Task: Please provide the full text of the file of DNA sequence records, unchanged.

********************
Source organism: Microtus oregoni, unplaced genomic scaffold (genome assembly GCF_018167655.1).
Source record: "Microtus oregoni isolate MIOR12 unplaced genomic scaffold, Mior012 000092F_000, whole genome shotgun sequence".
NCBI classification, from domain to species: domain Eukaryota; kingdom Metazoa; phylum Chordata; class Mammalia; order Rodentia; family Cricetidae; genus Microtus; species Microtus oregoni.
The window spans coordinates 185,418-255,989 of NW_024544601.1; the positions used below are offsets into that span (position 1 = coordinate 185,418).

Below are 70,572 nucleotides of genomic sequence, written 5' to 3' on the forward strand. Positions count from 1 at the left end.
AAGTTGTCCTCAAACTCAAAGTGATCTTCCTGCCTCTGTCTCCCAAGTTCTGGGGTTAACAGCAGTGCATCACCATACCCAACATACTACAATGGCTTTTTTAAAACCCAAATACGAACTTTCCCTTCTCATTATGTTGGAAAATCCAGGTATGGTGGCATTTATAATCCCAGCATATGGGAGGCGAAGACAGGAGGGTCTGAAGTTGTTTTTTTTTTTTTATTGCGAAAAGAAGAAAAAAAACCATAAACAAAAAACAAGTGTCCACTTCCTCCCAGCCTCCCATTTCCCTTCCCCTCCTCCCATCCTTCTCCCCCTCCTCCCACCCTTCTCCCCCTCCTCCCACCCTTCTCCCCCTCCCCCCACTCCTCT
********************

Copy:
Source organism: Microtus oregoni, unplaced genomic scaffold (genome assembly GCF_018167655.1).
Source record: "Microtus oregoni isolate MIOR12 unplaced genomic scaffold, Mior012 000092F_000, whole genome shotgun sequence".
NCBI classification, from domain to species: domain Eukaryota; kingdom Metazoa; phylum Chordata; class Mammalia; order Rodentia; family Cricetidae; genus Microtus; species Microtus oregoni.
The window spans coordinates 185,418-255,989 of NW_024544601.1; the positions used below are offsets into that span (position 1 = coordinate 185,418).

Below are 70,572 nucleotides of genomic sequence, written 5' to 3' on the forward strand. Positions count from 1 at the left end.
AAGTTGTCCTCAAACTCAAAGTGATCTTCCTGCCTCTGTCTCCCAAGTTCTGGGGTTAACAGCAGTGCATCACCATACCCAACATACTACAATGGCTTTTTTAAAACCCAAATACGAACTTTCCCTTCTCATTATGTTGGAAAATCCAGGTATGGTGGCATTTATAATCCCAGCATATGGGAGGCGAAGACAGGAGGGTCTGAAGTTGTTTTTTTTTTTTTATTGCGAAAAGAAGAAAAAAAACCATAAACAAAAAACAAGTGTCCACTTCCTCCCAGCCTCCCATTTCCCTTCCCCTCCTCCCATCCTTCTCCCCCTCCTCCCACCCTTCTCCCCCTCCTCCCACCCTTCTCCCCCTCCCCCCACTCCTCT